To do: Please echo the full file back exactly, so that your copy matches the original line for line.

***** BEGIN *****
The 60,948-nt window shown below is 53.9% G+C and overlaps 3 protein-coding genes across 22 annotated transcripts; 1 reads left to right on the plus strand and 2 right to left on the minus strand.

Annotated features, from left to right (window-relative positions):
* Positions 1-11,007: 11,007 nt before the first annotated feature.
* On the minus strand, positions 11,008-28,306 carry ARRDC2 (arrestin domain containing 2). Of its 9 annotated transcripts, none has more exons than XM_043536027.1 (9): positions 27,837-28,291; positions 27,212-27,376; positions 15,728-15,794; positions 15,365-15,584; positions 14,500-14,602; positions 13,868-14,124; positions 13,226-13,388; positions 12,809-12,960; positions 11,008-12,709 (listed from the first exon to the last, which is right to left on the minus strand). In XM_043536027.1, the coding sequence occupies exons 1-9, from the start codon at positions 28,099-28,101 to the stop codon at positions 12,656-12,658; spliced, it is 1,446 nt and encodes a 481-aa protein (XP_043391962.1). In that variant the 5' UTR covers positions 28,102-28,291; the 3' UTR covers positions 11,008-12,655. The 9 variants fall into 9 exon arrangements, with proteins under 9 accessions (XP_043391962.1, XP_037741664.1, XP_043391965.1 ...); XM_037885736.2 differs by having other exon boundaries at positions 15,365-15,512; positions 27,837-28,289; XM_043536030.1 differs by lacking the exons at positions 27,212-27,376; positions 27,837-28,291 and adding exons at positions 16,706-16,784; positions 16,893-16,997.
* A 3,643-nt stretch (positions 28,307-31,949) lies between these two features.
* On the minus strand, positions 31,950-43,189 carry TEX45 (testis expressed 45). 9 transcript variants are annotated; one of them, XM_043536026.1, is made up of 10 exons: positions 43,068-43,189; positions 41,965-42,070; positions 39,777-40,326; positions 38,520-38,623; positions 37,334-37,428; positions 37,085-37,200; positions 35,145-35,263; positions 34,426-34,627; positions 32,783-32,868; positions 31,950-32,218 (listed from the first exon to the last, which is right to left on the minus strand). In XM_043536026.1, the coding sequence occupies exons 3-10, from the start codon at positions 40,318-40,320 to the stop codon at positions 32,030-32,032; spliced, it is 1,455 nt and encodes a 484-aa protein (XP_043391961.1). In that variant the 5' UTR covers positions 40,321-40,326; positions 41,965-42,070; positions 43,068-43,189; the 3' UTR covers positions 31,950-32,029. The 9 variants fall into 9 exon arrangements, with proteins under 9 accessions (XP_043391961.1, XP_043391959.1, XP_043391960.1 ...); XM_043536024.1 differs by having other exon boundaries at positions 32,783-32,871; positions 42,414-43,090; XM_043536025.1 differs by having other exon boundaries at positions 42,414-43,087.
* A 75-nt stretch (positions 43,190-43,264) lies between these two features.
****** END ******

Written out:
The 60,948-nt window shown below is 53.9% G+C and overlaps 3 protein-coding genes across 22 annotated transcripts; 1 reads left to right on the plus strand and 2 right to left on the minus strand.

Annotated features, from left to right (window-relative positions):
* Positions 1-11,007: 11,007 nt before the first annotated feature.
* On the minus strand, positions 11,008-28,306 carry ARRDC2 (arrestin domain containing 2). Of its 9 annotated transcripts, none has more exons than XM_043536027.1 (9): positions 27,837-28,291; positions 27,212-27,376; positions 15,728-15,794; positions 15,365-15,584; positions 14,500-14,602; positions 13,868-14,124; positions 13,226-13,388; positions 12,809-12,960; positions 11,008-12,709 (listed from the first exon to the last, which is right to left on the minus strand). In XM_043536027.1, the coding sequence occupies exons 1-9, from the start codon at positions 28,099-28,101 to the stop codon at positions 12,656-12,658; spliced, it is 1,446 nt and encodes a 481-aa protein (XP_043391962.1). In that variant the 5' UTR covers positions 28,102-28,291; the 3' UTR covers positions 11,008-12,655. The 9 variants fall into 9 exon arrangements, with proteins under 9 accessions (XP_043391962.1, XP_037741664.1, XP_043391965.1 ...); XM_037885736.2 differs by having other exon boundaries at positions 15,365-15,512; positions 27,837-28,289; XM_043536030.1 differs by lacking the exons at positions 27,212-27,376; positions 27,837-28,291 and adding exons at positions 16,706-16,784; positions 16,893-16,997.
* A 3,643-nt stretch (positions 28,307-31,949) lies between these two features.
* On the minus strand, positions 31,950-43,189 carry TEX45 (testis expressed 45). 9 transcript variants are annotated; one of them, XM_043536026.1, is made up of 10 exons: positions 43,068-43,189; positions 41,965-42,070; positions 39,777-40,326; positions 38,520-38,623; positions 37,334-37,428; positions 37,085-37,200; positions 35,145-35,263; positions 34,426-34,627; positions 32,783-32,868; positions 31,950-32,218 (listed from the first exon to the last, which is right to left on the minus strand). In XM_043536026.1, the coding sequence occupies exons 3-10, from the start codon at positions 40,318-40,320 to the stop codon at positions 32,030-32,032; spliced, it is 1,455 nt and encodes a 484-aa protein (XP_043391961.1). In that variant the 5' UTR covers positions 40,321-40,326; positions 41,965-42,070; positions 43,068-43,189; the 3' UTR covers positions 31,950-32,029. The 9 variants fall into 9 exon arrangements, with proteins under 9 accessions (XP_043391961.1, XP_043391959.1, XP_043391960.1 ...); XM_043536024.1 differs by having other exon boundaries at positions 32,783-32,871; positions 42,414-43,090; XM_043536025.1 differs by having other exon boundaries at positions 42,414-43,087.
* A 75-nt stretch (positions 43,190-43,264) lies between these two features.